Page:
Improving Accountability: “While there are many high-performing charter schools across the nation, charter school performance varies significantly and too many persistently low-performing charter schools are not held accountable for their results.” Grant seekers would be expected to create “projects of national significance and scope to improve authorized public chartering agencies’ capacity to conduct rigorous application reviews, monitor and oversee charter schools… close underperforming schools, replicate and expand high-performing schools, maintain a portfolio of high-quality charter schools, and evaluate and communicate the performance of that portfolio…”
Serving Students with Disabilities: “As public schools, it is essential that charter schools provide equitable access and appropriate educational services to all students, regardless of disability, as set forth in the Individuals with Disabilities Education Act (IDEA)…” Grant seekers would propose “projects of national significance and scope that are designed to increase access to charter schools for students with disabilities…”
Serving English Learners: “From 2001 to 2010 the number of students identified as English Learners increased significantly, growing from approximately 3,700,000 to 4,660,275 nationwide…” “This proposed priority is for projects of national significance and scope that are designed to increase access to charter schools for English Learners….”
Personalized Technology-Enabled Learning: “Learning models that blend traditional, classroom-based teaching and learning with virtual, online, or digital delivery of personalized instructional content offer the potential to transform public education….” Grant applicants would be proposing “projects of national significance and scope that are designed to improve achievement and attainment outcomes for high-need students through the development and implementation in charter schools of technology-enabled instructional models….”
As I read all this, of course, my first thought is about what I am not being asked to comment on. Is investing tax money in charter schools that are privately operated a good idea? Is the Department’s assumption correct that such schools are more innovative than traditional public schools? Despite this program’s goal of creating “projects of national significance and scope,” haven’t the larger “national” Charter Management Organizations been unable to demonstrate that they are on the whole better than traditional public schools?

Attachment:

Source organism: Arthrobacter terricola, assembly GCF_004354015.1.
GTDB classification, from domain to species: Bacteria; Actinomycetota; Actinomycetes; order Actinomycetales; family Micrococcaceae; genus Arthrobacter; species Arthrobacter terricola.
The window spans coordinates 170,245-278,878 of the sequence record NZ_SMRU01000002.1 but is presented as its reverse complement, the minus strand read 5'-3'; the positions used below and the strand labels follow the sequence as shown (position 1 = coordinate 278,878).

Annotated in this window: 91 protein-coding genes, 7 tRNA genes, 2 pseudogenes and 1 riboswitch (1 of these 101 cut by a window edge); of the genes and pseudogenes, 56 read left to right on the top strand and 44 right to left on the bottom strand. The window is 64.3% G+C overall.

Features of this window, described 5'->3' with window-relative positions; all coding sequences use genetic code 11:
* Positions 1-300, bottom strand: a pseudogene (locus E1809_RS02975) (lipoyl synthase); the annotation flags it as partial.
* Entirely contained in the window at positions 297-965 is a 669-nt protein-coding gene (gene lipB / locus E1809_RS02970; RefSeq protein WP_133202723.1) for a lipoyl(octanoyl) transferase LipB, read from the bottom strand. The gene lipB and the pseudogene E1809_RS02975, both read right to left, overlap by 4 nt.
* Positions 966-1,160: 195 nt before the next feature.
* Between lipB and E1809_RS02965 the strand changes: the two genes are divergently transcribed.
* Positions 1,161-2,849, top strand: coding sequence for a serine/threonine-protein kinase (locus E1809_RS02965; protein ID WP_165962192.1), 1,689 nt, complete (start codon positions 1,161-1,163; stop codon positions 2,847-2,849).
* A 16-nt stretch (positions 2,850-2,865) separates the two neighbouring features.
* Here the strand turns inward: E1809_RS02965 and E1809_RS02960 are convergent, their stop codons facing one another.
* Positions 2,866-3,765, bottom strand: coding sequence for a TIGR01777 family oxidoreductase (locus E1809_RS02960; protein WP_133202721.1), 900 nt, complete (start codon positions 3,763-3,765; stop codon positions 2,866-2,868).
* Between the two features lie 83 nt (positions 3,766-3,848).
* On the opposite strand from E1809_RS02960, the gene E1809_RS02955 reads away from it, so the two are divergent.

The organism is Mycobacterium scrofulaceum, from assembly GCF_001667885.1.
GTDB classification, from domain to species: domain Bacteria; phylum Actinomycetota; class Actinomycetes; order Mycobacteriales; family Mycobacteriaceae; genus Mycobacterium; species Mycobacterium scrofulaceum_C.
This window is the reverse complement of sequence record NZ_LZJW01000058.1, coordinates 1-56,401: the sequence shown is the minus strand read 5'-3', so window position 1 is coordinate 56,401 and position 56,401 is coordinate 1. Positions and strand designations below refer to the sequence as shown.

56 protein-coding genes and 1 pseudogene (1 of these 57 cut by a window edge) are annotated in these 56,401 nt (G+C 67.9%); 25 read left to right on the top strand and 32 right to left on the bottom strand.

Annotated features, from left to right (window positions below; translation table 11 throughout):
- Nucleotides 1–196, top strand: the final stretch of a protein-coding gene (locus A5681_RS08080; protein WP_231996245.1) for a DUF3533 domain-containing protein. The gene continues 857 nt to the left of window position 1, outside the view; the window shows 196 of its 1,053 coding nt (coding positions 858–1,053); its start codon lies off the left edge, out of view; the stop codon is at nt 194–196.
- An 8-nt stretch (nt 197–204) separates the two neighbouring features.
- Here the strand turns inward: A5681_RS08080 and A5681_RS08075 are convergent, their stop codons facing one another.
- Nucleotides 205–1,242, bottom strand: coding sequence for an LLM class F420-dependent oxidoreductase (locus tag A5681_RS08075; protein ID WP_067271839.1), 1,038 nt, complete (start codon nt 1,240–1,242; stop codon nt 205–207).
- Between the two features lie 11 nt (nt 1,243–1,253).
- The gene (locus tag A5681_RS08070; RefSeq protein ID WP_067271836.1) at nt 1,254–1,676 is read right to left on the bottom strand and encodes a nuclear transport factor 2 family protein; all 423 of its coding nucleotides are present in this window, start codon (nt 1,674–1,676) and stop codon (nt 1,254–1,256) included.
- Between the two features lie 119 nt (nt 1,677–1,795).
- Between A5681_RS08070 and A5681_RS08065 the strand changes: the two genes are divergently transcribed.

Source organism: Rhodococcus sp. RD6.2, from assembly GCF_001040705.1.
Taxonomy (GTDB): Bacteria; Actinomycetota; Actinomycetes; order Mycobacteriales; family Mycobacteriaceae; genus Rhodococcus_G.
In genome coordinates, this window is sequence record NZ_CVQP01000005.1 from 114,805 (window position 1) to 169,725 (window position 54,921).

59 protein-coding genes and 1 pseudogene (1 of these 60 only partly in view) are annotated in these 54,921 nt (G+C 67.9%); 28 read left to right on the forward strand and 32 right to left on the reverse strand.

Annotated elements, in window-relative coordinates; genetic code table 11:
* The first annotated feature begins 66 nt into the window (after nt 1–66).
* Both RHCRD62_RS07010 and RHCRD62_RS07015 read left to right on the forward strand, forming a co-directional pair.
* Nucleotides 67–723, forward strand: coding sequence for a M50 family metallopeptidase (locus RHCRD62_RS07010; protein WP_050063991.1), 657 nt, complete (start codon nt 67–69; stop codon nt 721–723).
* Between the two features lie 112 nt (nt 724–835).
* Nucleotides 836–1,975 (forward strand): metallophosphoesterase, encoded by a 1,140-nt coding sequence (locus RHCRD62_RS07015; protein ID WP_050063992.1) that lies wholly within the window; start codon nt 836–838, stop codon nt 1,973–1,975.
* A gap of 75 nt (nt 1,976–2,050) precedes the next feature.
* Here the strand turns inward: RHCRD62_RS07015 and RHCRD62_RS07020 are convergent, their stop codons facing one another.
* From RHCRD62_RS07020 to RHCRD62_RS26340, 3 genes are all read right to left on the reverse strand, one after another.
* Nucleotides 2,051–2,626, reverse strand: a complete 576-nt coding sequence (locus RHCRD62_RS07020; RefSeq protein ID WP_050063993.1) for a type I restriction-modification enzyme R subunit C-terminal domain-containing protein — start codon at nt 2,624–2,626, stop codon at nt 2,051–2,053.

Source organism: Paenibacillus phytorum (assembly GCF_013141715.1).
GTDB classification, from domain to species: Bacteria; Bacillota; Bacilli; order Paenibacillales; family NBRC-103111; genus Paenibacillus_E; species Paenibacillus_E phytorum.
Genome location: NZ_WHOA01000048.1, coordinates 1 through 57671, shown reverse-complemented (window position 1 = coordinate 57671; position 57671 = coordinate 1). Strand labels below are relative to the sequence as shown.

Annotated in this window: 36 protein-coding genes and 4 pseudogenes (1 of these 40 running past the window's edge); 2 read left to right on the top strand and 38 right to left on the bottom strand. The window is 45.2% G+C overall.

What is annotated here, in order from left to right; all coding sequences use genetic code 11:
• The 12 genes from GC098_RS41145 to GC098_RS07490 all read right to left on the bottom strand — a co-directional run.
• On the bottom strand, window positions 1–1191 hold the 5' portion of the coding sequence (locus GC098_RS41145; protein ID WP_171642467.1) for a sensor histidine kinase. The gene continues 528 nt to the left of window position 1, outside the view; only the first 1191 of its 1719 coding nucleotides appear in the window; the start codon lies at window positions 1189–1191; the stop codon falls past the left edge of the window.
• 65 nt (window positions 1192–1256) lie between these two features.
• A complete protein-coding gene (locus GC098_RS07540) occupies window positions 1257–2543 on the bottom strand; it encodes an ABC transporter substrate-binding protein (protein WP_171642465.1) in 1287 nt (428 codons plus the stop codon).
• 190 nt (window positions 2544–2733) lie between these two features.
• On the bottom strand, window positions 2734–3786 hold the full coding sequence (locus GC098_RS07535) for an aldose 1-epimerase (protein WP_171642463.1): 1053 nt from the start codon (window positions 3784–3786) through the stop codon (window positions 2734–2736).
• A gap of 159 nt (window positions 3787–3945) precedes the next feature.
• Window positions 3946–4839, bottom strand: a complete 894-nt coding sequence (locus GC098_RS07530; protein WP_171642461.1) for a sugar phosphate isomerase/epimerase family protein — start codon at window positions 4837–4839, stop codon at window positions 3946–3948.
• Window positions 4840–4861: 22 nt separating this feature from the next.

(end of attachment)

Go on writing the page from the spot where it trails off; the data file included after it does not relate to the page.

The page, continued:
And what might be my response to the five priorities, beginning with the first priority: creating economies of scale? One question comes to mind: instead of creating huge consortia of privatized charter schools, wouldn’t we be better able to realize such economies by returning our focus to improving traditional public schools in which economies of scale are a natural part of the system? Why create a whole other infrastructure when we have a relatively workable system already?
My experience here in Cleveland makes me wonder about the political feasibility of the second priority—granting money to encourage states and non-profits to regulate charters. Charters are usually created and operated in state law, and despite that our Cleveland mayor created just the sort of regulatory capacity the Department is proposing in this priority—a Transformation Alliance to oversee charters and to close those that are failing our children or stealing the state’s money—when it came time for the Ohio legislature to embed the Cleveland mayor’s regulatory plan into law, legislators in the pocket of William Lager (Electronic Classroom of Tomorrow) and David Brennan (White Hat Management Company) ensured that the the statute they passed lacked the teeth that would have enabled the Transformation Alliance to close the bad schools.